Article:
Absent from the cage since late 2017, “The Machine,” alongside a crew of assassins at Last Stand Fight Team, has, undoubtedly, constructed a gorgeous game plan to implement against Hernandez. Dating back to 2012, Velasco invested considerable focus in becoming the face of Tachi Palace Fights (TPF) at 135-pounds. En route to the TPF title, he was unable to topple Cody Gibson, who defended his belt that night—TPF 27. This seasoned vet is lubed with plenty of elbow grease to get back to his emotionless production of pain.

Cody Gibson vs. Gustavo Erak

Hot off the heels of retirement, Cody “The Renegade” Gibson (15-7) plans to repave his road to the UFC, beginning with Gustavo Erak (19-3-1), who, as of late, has proven himself to be an impenetrable featherweight force.

Months after Gibson decided to hang up the gloves, his senses were saturated with a desire to, once again, hear the cage door lock, feel the canvas on the soles of his feet, smell fear on his opponent, and taste victory.

It took awhile for LFA to answer Gibson’s call—in fact, a little too long, but his phone rang, nonetheless. Not only will “The Renegade” be welcomed back before his hometown faithful and broadcasted to a national audience, but a stunning performance against Erak, a battle-tested Brazilian on an eight-fight win-streak, could capture the attention of the powers that be in the UFC.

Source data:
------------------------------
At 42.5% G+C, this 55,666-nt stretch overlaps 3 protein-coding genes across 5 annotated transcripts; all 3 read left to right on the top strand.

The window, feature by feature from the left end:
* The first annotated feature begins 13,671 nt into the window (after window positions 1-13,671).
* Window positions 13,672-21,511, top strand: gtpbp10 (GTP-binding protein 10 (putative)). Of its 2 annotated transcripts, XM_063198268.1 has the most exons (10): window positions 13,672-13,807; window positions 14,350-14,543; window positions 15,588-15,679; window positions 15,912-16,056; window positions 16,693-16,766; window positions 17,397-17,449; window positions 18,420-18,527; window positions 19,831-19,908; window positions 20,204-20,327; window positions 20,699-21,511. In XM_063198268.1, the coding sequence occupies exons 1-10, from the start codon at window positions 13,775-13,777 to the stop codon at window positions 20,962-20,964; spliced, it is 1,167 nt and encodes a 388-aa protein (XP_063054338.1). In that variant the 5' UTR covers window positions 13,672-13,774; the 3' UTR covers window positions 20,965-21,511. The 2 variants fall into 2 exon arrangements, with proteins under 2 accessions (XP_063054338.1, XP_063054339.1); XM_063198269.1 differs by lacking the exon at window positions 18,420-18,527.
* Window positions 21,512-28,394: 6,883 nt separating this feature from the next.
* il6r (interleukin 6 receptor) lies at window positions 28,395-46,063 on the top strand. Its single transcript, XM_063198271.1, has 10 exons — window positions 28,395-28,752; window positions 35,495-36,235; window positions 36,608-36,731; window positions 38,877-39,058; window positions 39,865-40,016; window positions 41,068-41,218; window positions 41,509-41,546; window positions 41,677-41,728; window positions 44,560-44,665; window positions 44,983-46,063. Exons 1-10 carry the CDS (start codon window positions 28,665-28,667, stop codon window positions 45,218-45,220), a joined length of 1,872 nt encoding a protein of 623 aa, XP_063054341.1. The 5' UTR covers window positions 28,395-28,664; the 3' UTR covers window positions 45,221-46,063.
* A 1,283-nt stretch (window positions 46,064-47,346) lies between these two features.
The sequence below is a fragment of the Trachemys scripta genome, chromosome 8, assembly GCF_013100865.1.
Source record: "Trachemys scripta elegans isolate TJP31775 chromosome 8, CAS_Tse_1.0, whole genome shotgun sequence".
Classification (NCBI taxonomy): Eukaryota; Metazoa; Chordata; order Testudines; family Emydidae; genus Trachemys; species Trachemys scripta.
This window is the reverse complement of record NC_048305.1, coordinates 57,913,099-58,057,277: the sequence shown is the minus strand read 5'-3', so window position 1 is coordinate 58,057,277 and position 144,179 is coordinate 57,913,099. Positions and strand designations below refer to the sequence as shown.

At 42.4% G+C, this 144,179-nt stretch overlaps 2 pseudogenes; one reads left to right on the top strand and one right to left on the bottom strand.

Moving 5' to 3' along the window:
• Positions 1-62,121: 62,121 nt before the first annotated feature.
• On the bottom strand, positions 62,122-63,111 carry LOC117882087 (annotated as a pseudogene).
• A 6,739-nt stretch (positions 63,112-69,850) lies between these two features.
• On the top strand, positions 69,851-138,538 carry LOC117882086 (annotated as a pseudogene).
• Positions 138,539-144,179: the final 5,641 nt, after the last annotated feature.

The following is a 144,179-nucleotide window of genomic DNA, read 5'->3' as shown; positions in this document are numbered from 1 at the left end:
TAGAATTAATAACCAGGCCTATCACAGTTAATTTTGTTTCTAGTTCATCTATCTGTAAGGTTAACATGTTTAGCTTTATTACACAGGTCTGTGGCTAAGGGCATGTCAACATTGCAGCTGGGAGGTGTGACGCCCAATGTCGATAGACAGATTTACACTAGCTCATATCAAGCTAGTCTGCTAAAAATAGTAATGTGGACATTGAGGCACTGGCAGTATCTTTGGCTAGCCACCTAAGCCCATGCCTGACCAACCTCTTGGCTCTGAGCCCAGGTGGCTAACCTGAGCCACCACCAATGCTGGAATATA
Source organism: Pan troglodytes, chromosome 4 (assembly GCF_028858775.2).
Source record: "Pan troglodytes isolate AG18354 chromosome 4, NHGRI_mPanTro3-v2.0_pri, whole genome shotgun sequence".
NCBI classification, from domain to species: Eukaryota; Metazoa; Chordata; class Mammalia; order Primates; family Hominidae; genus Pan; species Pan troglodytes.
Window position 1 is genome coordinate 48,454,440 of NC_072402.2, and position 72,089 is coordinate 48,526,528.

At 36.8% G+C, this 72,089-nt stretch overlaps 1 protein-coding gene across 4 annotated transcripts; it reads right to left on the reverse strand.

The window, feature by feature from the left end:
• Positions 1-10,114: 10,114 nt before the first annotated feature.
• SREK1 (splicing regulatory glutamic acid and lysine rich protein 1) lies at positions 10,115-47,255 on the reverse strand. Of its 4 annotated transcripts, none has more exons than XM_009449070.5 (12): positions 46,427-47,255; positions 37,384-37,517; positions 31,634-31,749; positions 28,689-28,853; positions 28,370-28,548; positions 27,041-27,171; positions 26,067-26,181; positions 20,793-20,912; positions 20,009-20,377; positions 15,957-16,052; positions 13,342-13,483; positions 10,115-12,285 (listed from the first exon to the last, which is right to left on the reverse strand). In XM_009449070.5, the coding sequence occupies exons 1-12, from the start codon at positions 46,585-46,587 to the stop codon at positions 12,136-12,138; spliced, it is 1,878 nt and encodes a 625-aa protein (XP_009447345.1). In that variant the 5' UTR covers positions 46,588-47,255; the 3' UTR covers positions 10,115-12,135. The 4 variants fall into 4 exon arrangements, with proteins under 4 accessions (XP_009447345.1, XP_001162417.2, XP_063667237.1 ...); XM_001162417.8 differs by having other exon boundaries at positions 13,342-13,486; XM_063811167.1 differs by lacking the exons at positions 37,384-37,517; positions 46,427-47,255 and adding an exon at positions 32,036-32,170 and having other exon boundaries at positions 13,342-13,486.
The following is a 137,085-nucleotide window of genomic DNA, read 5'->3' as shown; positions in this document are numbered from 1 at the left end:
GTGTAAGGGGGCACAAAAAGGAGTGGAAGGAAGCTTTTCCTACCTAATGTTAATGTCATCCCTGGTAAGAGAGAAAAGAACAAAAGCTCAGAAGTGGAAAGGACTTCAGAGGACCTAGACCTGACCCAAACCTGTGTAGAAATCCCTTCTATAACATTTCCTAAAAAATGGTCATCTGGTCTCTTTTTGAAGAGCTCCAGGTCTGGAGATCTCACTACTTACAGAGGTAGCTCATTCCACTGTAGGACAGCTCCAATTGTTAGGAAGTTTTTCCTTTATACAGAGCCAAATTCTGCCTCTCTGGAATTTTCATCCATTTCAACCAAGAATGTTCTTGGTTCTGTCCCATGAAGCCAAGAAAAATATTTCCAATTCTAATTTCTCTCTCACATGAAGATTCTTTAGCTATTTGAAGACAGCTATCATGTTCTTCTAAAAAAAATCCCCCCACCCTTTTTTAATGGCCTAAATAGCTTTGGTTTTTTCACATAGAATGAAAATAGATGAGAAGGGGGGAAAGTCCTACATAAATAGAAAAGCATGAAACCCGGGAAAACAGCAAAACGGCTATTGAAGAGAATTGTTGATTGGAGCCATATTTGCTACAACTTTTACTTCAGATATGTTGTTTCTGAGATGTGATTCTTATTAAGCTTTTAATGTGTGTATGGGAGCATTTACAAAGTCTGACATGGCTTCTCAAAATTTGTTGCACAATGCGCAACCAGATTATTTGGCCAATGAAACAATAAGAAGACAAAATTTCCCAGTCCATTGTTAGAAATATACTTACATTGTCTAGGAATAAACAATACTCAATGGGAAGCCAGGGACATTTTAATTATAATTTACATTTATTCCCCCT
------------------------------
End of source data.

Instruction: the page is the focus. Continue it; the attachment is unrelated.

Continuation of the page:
Joaquin Lopez vs. Salaiman Ahmadyar

Two Northern California teams collide in the Central Valley, and somebody’s perfect record will be tarnished when Joaquin Lopez (4-0) and Salaiman “The Cutthroat Assassin” Ahmadyar (6-0) answer the sound of LFA 51’s bell.

NorCal Fighting Alliance’s Lopez has yet to visit a single set of scorecards, finishing all his fights with technical knockouts. Highlighting how deadly his hands truly are, he entered his moneymakers into a professional boxing match, and the results in the squared-circled were a carbon-copy of what occurred in the cage.